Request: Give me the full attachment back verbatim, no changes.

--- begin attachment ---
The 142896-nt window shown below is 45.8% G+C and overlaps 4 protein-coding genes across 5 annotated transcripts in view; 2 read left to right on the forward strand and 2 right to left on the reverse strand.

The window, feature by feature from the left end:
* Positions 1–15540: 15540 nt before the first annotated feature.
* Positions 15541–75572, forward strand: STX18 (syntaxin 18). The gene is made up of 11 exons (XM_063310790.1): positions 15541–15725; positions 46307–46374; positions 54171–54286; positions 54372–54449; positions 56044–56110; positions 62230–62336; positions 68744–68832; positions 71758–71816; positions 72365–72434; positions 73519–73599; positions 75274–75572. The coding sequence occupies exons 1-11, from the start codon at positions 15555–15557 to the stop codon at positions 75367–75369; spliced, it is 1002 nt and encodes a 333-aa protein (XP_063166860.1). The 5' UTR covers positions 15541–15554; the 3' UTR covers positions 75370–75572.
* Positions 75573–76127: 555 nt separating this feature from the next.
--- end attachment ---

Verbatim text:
The 142896-nt window shown below is 45.8% G+C and overlaps 4 protein-coding genes across 5 annotated transcripts in view; 2 read left to right on the forward strand and 2 right to left on the reverse strand.

The window, feature by feature from the left end:
* Positions 1–15540: 15540 nt before the first annotated feature.
* Positions 15541–75572, forward strand: STX18 (syntaxin 18). The gene is made up of 11 exons (XM_063310790.1): positions 15541–15725; positions 46307–46374; positions 54171–54286; positions 54372–54449; positions 56044–56110; positions 62230–62336; positions 68744–68832; positions 71758–71816; positions 72365–72434; positions 73519–73599; positions 75274–75572. The coding sequence occupies exons 1-11, from the start codon at positions 15555–15557 to the stop codon at positions 75367–75369; spliced, it is 1002 nt and encodes a 333-aa protein (XP_063166860.1). The 5' UTR covers positions 15541–15554; the 3' UTR covers positions 75370–75572.
* Positions 75573–76127: 555 nt separating this feature from the next.